Environment Secretary backs release of Beavers in Forest of Dean
There is positive coverage running in today’s Daily Mail, Express, BBC online, Guardian, Times and Gloucestershire Live about the government’s announcement that plans to release beavers in the Forest of Dean have been given the green light, with further pick up expected throughout the day.
The Forestry Commission plans to release four beavers next year in a scheme approved by Natural England.
Proposals for further reintroductions are backed by the Environment Secretary, Michael Gove, and this could be the first of many such schemes. Government guidance published today sets out a new framework for assessing applications for further trial releases across England.
Environment Secretary Michael Gove said:
The beaver has a special place in English heritage and the Forest of Dean proposal is a fantastic opportunity to help bring this iconic species back to the countryside 400 years after it was driven to extinction. The community of Lydbrook has shown tremendous support for this proposal and the beavers are widely believed to be a welcome addition to local wildlife.
The project is an example of the wider approach we are taking to enhance biodiversity, become the first generation to leave the environment in a better state for future generations and deliver on our plans for a Green Brexit.
Timeline of events:
• Beavers were driven from England 400 years ago
• They were reintroduced in Devon in 2015 for trial
• The FC sought SoS approval for further trial in Forest of Dean, this was granted on 22nd September
• The FC submitted an application to Natural England on 23rd October
• The beavers will be released in spring 2018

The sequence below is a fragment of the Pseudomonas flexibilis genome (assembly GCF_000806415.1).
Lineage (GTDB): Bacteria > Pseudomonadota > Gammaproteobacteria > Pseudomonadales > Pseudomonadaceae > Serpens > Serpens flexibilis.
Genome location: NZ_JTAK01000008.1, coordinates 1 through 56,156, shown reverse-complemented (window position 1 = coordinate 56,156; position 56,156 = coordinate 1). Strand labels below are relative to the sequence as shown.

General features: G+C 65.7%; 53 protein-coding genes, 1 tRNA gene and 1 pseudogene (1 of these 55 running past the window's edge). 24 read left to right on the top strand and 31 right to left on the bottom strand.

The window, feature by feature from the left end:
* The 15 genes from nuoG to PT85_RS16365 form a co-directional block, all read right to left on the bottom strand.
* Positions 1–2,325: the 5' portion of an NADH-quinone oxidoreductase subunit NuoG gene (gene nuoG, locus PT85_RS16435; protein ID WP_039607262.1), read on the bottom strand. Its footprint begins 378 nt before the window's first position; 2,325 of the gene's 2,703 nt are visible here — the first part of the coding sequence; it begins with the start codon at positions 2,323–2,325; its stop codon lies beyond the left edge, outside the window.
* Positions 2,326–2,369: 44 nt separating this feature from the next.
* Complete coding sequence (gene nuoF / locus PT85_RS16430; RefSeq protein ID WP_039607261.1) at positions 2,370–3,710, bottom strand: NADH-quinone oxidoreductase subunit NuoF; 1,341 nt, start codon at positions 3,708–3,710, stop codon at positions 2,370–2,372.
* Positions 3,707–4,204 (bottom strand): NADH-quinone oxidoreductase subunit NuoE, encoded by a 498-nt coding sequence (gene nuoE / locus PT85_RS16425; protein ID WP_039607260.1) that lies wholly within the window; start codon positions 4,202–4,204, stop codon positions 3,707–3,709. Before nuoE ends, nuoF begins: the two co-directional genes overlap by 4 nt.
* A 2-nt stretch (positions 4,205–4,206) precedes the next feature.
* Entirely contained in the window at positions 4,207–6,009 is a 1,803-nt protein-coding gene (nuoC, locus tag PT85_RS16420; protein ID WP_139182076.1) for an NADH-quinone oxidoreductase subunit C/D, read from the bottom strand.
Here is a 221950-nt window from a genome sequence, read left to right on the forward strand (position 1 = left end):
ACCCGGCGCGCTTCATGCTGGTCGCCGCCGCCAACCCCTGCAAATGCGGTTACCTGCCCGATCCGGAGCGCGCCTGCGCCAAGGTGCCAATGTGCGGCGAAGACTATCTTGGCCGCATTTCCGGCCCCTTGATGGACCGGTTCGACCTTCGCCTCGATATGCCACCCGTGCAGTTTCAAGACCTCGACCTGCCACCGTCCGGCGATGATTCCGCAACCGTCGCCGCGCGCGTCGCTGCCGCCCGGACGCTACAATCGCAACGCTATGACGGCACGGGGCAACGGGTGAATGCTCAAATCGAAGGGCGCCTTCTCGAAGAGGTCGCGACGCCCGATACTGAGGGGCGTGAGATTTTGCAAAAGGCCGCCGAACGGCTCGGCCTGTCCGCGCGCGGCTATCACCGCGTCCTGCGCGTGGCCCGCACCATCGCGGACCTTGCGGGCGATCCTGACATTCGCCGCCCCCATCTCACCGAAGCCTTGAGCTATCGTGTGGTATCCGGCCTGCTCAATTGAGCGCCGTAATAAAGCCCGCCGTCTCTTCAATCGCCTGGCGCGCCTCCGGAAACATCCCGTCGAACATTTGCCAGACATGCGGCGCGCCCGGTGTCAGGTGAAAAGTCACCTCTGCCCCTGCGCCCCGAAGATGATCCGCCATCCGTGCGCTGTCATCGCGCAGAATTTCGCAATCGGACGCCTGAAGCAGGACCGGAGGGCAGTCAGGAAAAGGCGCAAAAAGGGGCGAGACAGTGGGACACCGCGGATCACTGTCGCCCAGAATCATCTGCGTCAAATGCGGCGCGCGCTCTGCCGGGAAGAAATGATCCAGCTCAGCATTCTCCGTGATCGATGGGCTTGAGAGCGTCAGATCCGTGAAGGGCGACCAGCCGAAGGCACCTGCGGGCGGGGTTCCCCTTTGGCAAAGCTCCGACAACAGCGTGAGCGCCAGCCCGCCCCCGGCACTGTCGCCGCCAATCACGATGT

China waste restrictions and recycling materials
We have seen wide-ranging coverage today on the upcoming global restrictions on waste imports into China.
A Defra spokesperson said:
We are continuing to work with the waste industry and the Environment Agency to understand the impact across the sector of the Chinese government’s proposed restrictions on waste imports.
We are also looking at ways to process more of our recycling at home as part of our resources and waste strategy.
The third named storm of the season, Storm Caroline, is expected to bring strong winds and large waves to the east coast of the country through the weekend. The Environment Agency has been warning people to be aware of the potential for minor flooding impacts – and has been taking precautions such as closing tidal gates and issuing flood alerts and warnings where needed.
The Northern Echo, The Sunderland Echo and the Northumberland Gazette have all reported that Environment Agency teams last night erected 250 metres of temporary flood barriers at the Newcastle Quayside to prepare, and BBC Newcastle carried out a live interview from the site.
Jamie Fletcher, from the Environment Agency in the north east, said: “Storm Caroline will result in some large waves and higher sea levels on the north east coast.
These conditions bring the risk of localised flooding around high tide times. As a precaution we are putting up some temporary barriers at Newcastle quayside. The Quayside remains open for business as usual throughout.
We are continuing to monitor the situation and will issue flood alerts and warnings if necessary. Communities should check their flood risk and stay up to date with the latest situation.